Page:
From Here to Home
Sunday, March 25, 2007
As Jeff Gill tells it, he grew up in a family that does not believe in renting.
His older brother bought a condominium soon after college. His older sister recently bought a condo. His parents constantly laud the benefits of homeownership.
"I would have never heard the end of it from anybody if I rented," said Gill, 24. "They all think rent is a waste of money, and they would have kept bugging me about it."
So after graduating from George Mason University two years ago, Gill moved in with Mom and Dad, whittled down his debt and pocketed enough money for a decent down payment that his parents have agreed to supplement.
"Now, my biggest concern is about what I can afford given my salary," said Gill, a human resources professional who earns about $50,000 a year. "At what point would I be pushing the envelope?"
People often consult a mortgage broker or lender before they start house hunting to answer that question. Gill spoke to James E. Hensley, a managing director at the McLean office of First Savings Mortgage.
Gill told Hensley he wants a condominium for about $275,000 in Arlington, not far from his office. That's doable, Hensley concluded after examining Gill's finances.
For starters, Gill's credit score, used to measure creditworthiness, is an impressive 767 out of 850.
His monthly debt-to-income ratio, meaning how much debt he owes compared with how much money he earns, should be no cause for alarm.
A mortgage for the kind of home Gill wants would eat up a good chunk of his salary, Hensley said. That makes his debt-to-income ratio high, but it would still be at an acceptable level because Gill carries no other debt.
"He's a little tight, but that's not uncommon for somebody at his stage in his career, where he still is not making a lot of money," Hensley said. "Most likely, he will grow into the mortgage."
Besides, Gill appears to be a saver. He has already stashed away $5,300 in an individual retirement account, and he has about $400 in a 401(k) plan. It's not much, but it shows the kind of financial discipline that puts lenders at ease.
"It's money that can be used for reserves," Hensley said. "We always check to see if a person has something to fall back on, even if it is money for retirement."
As Gill tells it, his record has not always been perfect.
During college, he rented a room in a friend's condo for about $500 a month. Though Gill had a full-time job at the time, he sometimes fell behind on payments.
"So I would borrow money from my parents," Gill said. "I was putting myself in debt with my father, and I already owed him money for buying my car halfway through college."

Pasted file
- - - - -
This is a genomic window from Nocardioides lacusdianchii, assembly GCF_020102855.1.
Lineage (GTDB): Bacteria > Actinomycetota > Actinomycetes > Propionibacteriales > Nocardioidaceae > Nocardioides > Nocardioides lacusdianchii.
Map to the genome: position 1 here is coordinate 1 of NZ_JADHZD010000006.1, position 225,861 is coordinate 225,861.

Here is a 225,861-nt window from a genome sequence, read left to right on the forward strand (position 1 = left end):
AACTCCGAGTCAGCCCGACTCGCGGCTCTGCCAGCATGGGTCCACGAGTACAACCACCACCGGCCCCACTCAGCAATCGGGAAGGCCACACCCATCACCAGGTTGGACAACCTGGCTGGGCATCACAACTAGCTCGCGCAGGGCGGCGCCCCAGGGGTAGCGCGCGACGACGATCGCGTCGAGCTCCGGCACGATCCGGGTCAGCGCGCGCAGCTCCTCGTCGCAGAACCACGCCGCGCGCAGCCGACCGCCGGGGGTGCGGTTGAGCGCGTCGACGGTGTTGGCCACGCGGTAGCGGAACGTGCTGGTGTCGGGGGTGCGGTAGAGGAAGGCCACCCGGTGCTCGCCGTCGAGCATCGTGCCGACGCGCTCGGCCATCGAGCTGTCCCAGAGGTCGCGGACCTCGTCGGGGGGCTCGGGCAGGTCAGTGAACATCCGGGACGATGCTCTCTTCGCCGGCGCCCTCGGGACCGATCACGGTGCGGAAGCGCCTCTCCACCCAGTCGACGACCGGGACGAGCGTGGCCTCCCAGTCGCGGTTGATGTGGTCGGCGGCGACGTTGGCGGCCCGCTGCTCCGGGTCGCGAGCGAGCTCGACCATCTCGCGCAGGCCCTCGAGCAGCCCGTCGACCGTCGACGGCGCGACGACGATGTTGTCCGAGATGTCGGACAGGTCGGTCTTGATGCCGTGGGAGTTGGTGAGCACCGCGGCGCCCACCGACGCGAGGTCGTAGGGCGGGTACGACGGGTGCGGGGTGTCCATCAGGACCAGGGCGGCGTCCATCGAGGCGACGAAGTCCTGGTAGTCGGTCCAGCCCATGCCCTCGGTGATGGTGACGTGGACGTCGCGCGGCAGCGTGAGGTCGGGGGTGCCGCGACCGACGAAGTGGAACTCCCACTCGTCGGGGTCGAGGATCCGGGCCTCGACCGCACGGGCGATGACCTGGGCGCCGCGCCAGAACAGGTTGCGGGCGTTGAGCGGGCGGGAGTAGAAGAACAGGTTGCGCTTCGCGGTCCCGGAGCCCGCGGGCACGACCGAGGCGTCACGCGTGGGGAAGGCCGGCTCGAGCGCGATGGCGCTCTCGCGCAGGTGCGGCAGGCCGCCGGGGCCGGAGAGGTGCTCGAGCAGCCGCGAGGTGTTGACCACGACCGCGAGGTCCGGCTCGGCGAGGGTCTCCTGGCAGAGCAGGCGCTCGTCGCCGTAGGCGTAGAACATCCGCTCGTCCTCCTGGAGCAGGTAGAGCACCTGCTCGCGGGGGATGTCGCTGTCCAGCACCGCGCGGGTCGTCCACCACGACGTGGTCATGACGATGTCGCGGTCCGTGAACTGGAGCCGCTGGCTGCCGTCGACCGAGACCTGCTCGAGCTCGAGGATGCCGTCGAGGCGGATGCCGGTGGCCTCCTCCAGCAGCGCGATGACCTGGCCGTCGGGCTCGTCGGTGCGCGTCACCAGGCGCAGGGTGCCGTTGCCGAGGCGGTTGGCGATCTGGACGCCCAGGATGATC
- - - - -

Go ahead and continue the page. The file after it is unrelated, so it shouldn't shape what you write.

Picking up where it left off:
Dad, an accountant, bought the car and Gill paid him $475 a month.
"At first, he would charge me interest so I understood that it made sense to pay off as much as I could," Gill said. "Then after a while he made it interest-free."
Gill won't have that luxury with his mortgage, of course. His parents plan to kick in $10,000 toward a down payment, and Gill expects to contribute a few thousand dollars of his own and pay the closing costs.
Assuming Gill puts down 5 percent, or $13,750, Hensley suggested a first mortgage of 80 percent of the purchase price -- $220,000 -- and a second mortgage of 15 percent, or $41,250. That way, he will not have to pay for private mortgage insurance.
Buyers who put down less than 20 percent of the purchase price of a home otherwise must pay that kind of insurance, meant to protect the lenders from the added risk they're taking on. In Gill's case, the insurance would add about $108 to his monthly payments.
With these two mortgages, Gill would pay a slightly higher interest rate on the second mortgage, "but having mortgage insurance would be a more expensive option," Hensley said.
In the current market, he said, the first mortgage could be a fixed-rate 30-year loan at 6.25 percent with interest-only payments for the first 10 years. That would cost $1,146 per month, as opposed to $1,355 for a traditional fixed-rate loan at that rate. The second mortgage could be a 25-year fixed-rate loan at 8.25 percent with interest-only payments the first five years. That would be $279 per month.
With both loans, when the interest-only period ends, Gill would either need to refinance or face much higher monthly payments. For now, though, Hensley said the arrangement, "helps him qualify for more and keeps his payments lower."